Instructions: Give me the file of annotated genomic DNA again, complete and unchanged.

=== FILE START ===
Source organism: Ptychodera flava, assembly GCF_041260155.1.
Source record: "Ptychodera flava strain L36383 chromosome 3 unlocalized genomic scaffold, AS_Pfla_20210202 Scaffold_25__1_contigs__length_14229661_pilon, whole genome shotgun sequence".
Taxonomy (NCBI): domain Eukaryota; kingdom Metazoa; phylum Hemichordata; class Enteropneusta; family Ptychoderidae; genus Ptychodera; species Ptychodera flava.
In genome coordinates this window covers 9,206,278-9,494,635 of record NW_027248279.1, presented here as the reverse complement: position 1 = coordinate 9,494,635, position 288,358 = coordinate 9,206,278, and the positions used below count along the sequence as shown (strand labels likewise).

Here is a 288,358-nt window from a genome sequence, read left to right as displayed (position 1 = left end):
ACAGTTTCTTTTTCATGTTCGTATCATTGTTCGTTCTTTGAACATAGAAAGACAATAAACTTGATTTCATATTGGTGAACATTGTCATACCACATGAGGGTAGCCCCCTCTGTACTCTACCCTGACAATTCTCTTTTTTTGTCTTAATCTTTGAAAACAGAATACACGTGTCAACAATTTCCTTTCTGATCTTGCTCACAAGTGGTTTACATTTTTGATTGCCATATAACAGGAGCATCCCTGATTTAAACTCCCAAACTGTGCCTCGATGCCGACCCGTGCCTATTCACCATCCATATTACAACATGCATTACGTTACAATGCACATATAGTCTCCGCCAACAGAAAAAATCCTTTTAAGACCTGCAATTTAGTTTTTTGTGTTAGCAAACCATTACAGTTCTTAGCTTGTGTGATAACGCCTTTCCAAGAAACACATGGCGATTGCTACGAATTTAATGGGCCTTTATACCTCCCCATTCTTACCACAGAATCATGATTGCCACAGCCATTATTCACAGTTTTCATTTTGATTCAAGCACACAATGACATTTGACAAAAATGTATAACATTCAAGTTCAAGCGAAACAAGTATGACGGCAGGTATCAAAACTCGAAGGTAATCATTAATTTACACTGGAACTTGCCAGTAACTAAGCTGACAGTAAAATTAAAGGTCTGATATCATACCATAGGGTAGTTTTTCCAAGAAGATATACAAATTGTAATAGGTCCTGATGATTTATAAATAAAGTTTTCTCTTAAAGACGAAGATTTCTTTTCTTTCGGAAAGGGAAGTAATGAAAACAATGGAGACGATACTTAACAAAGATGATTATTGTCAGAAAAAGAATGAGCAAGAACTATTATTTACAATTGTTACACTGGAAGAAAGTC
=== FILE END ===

Source organism: Ptychodera flava, assembly GCF_041260155.1.
Source record: "Ptychodera flava strain L36383 chromosome 3 unlocalized genomic scaffold, AS_Pfla_20210202 Scaffold_25__1_contigs__length_14229661_pilon, whole genome shotgun sequence".
Taxonomy (NCBI): domain Eukaryota; kingdom Metazoa; phylum Hemichordata; class Enteropneusta; family Ptychoderidae; genus Ptychodera; species Ptychodera flava.
In genome coordinates this window covers 9,206,278-9,494,635 of record NW_027248279.1, presented here as the reverse complement: position 1 = coordinate 9,494,635, position 288,358 = coordinate 9,206,278, and the positions used below count along the sequence as shown (strand labels likewise).

Here is a 288,358-nt window from a genome sequence, read left to right as displayed (position 1 = left end):
ACAGTTTCTTTTTCATGTTCGTATCATTGTTCGTTCTTTGAACATAGAAAGACAATAAACTTGATTTCATATTGGTGAACATTGTCATACCACATGAGGGTAGCCCCCTCTGTACTCTACCCTGACAATTCTCTTTTTTTGTCTTAATCTTTGAAAACAGAATACACGTGTCAACAATTTCCTTTCTGATCTTGCTCACAAGTGGTTTACATTTTTGATTGCCATATAACAGGAGCATCCCTGATTTAAACTCCCAAACTGTGCCTCGATGCCGACCCGTGCCTATTCACCATCCATATTACAACATGCATTACGTTACAATGCACATATAGTCTCCGCCAACAGAAAAAATCCTTTTAAGACCTGCAATTTAGTTTTTTGTGTTAGCAAACCATTACAGTTCTTAGCTTGTGTGATAACGCCTTTCCAAGAAACACATGGCGATTGCTACGAATTTAATGGGCCTTTATACCTCCCCATTCTTACCACAGAATCATGATTGCCACAGCCATTATTCACAGTTTTCATTTTGATTCAAGCACACAATGACATTTGACAAAAATGTATAACATTCAAGTTCAAGCGAAACAAGTATGACGGCAGGTATCAAAACTCGAAGGTAATCATTAATTTACACTGGAACTTGCCAGTAACTAAGCTGACAGTAAAATTAAAGGTCTGATATCATACCATAGGGTAGTTTTTCCAAGAAGATATACAAATTGTAATAGGTCCTGATGATTTATAAATAAAGTTTTCTCTTAAAGACGAAGATTTCTTTTCTTTCGGAAAGGGAAGTAATGAAAACAATGGAGACGATACTTAACAAAGATGATTATTGTCAGAAAAAGAATGAGCAAGAACTATTATTTACAATTGTTACACTGGAAGAAAGTC